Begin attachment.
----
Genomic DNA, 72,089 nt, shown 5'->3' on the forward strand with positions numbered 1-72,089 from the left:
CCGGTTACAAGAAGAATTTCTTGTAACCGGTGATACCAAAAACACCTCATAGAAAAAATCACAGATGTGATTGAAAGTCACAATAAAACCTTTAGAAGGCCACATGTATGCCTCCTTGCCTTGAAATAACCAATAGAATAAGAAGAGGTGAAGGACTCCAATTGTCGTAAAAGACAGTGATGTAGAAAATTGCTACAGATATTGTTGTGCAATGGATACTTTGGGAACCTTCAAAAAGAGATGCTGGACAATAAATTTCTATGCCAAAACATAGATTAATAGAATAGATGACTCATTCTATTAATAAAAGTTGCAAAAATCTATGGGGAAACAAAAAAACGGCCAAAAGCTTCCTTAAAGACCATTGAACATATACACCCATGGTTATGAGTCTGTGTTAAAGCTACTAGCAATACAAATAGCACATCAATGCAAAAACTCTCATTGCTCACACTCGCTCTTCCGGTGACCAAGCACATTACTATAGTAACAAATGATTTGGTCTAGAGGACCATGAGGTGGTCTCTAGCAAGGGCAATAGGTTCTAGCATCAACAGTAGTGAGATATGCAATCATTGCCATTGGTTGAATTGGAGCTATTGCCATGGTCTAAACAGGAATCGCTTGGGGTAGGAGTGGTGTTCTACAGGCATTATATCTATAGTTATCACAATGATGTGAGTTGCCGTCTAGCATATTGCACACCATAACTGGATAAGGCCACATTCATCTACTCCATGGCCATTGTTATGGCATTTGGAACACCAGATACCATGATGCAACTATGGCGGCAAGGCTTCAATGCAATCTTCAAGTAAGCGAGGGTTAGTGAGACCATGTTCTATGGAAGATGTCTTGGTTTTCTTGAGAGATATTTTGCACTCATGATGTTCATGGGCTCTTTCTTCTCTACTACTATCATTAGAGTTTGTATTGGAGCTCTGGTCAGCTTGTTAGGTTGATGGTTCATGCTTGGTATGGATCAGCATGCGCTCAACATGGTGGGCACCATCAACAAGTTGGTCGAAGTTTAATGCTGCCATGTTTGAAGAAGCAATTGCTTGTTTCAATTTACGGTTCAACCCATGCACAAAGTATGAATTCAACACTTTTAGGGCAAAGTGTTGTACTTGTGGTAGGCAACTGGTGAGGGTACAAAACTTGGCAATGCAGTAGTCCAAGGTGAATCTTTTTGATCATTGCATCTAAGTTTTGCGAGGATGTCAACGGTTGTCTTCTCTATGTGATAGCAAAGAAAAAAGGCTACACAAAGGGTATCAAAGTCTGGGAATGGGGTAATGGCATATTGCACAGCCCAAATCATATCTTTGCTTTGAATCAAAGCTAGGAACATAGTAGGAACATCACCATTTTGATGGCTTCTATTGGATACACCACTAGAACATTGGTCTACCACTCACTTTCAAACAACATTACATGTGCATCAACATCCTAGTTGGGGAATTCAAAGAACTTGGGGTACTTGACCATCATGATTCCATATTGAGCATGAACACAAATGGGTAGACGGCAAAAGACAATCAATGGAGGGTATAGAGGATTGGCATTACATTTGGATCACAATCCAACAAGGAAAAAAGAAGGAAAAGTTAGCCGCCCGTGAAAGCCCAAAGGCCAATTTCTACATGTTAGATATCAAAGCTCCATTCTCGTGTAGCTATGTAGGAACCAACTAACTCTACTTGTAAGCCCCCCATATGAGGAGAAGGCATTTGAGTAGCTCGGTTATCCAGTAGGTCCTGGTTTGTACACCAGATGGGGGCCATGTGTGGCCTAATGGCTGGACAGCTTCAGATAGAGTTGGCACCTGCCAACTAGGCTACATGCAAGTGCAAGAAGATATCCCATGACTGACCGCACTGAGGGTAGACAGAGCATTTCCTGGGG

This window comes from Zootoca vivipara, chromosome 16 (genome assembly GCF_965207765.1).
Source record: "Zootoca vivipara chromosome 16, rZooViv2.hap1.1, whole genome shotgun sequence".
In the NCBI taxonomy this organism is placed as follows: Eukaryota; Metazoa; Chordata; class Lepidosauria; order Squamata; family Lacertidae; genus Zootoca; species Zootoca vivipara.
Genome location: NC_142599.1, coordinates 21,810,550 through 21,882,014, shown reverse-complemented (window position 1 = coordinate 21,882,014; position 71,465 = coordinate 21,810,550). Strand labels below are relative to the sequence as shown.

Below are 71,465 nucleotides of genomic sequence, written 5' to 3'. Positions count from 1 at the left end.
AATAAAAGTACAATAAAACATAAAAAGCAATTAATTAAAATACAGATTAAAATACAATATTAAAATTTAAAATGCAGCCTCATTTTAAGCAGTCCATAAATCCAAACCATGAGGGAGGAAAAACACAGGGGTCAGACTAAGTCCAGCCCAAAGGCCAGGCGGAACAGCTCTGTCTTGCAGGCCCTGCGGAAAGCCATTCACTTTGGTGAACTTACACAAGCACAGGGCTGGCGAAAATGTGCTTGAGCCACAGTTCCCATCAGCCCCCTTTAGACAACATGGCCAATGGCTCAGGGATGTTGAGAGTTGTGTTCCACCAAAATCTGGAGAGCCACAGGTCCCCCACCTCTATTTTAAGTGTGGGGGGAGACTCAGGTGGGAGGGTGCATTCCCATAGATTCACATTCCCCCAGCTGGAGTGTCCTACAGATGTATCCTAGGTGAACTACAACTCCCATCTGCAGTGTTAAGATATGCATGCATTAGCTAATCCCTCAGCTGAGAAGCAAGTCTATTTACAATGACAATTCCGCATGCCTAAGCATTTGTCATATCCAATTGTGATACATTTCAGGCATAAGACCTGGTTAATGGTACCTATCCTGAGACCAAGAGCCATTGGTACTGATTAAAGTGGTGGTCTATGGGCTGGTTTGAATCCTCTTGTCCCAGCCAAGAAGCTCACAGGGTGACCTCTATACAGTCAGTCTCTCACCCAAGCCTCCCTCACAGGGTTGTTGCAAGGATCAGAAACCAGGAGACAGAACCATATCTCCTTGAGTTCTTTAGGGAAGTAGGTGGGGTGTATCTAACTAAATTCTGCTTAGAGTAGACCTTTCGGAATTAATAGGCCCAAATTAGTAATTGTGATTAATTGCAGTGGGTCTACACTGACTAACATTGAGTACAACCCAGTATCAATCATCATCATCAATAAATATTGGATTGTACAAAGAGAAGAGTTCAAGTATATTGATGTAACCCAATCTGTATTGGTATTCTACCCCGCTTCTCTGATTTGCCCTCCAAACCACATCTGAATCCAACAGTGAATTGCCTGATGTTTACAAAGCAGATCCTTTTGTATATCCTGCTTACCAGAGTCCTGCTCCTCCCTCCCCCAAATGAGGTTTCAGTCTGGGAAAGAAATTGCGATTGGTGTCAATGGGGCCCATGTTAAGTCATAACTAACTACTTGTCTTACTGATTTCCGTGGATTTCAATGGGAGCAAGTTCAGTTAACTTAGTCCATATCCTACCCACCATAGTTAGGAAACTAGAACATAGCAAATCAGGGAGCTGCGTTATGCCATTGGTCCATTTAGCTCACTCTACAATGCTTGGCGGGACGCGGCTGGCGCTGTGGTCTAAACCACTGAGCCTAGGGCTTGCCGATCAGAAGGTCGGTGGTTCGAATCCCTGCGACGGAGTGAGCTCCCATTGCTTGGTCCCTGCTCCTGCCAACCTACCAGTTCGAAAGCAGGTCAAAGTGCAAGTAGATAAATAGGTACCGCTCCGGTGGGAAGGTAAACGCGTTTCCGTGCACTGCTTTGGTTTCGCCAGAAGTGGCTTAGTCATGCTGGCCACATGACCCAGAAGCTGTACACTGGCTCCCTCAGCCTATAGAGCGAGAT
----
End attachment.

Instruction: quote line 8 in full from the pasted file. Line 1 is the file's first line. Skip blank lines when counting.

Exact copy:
AATAAAAGTACAATAAAACATAAAAAGCAATTAATTAAAATACAGATTAAAATACAATATTAAAATTTAAAATGCAGCCTCATTTTAAGCAGTCCATAAATCCAAACCATGAGGGAGGAAAAACACAGGGGTCAGACTAAGTCCAGCCCAAAGGCCAGGCGGAACAGCTCTGTCTTGCAGGCCCTGCGGAAAGCCATTCACTTTGGTGAACTTACACAAGCACAGGGCTGGCGAAAATGTGCTTGAGCCACAGTTCCCATCAGCCCCCTTTAGACAACATGGCCAATGGCTCAGGGATGTTGAGAGTTGTGTTCCACCAAAATCTGGAGAGCCACAGGTCCCCCACCTCTATTTTAAGTGTGGGGGGAGACTCAGGTGGGAGGGTGCATTCCCATAGATTCACATTCCCCCAGCTGGAGTGTCCTACAGATGTATCCTAGGTGAACTACAACTCCCATCTGCAGTGTTAAGATATGCATGCATTAGCTAATCCCTCAGCTGAGAAGCAAGTCTATTTACAATGACAATTCCGCATGCCTAAGCATTTGTCATATCCAATTGTGATACATTTCAGGCATAAGACCTGGTTAATGGTACCTATCCTGAGACCAAGAGCCATTGGTACTGATTAAAGTGGTGGTCTATGGGCTGGTTTGAATCCTCTTGTCCCAGCCAAGAAGCTCACAGGGTGACCTCTATACAGTCAGTCTCTCACCCAAGCCTCCCTCACAGGGTTGTTGCAAGGATCAGAAACCAGGAGACAGAACCATATCTCCTTGAGTTCTTTAGGGAAGTAGGTGGGGTGTATCTAACTAAATTCTGCTTAGAGTAGACCTTTCGGAATTAATAGGCCCAAATTAGTAATTGTGATTAATTGCAGTGGGTCTACACTGACTAACATTGAGTACAACCCAGTATCAATCATCATCATCAATAAATATTGGATTGTACAAAGAGAAGAGTTCAAGTATATTGATGTAACCCAATCTGTATTGGTATTCTACCCCGCTTCTCTGATTTGCCCTCCAAACCACATCTGAATCCAACAGTGAATTGCCTGATGTTTACAAAGCAGATCCTTTTGTATATCCTGCTTACCAGAGTCCTGCTCCTCCCTCCCCCAAATGAGGTTTCAGTCTGGGAAAGAAATTGCGATTGGTGTCAATGGGGCCCATGTTAAGTCATAACTAACTACTTGTCTTACTGATTTCCGTGGATTTCAATGGGAGCAAGTTCAGTTAACTTAGTCCATATCCTACCCACCATAGTTAGGAAACTAGAACATAGCAAATCAGGGAGCTGCGTTATGCCATTGGTCCATTTAGCTCACTCTACAATGCTTGGCGGGACGCGGCTGGCGCTGTGGTCTAAACCACTGAGCCTAGGGCTTGCCGATCAGAAGGTCGGTGGTTCGAATCCCTGCGACGGAGTGAGCTCCCATTGCTTGGTCCCTGCTCCTGCCAACCTACCAGTTCGAAAGCAGGTCAAAGTGCAAGTAGATAAATAGGTACCGCTCCGGTGGGAAGGTAAACGCGTTTCCGTGCACTGCTTTGGTTTCGCCAGAAGTGGCTTAGTCATGCTGGCCACATGACCCAGAAGCTGTACACTGGCTCCCTCAGCCTATAGAGCGAGAT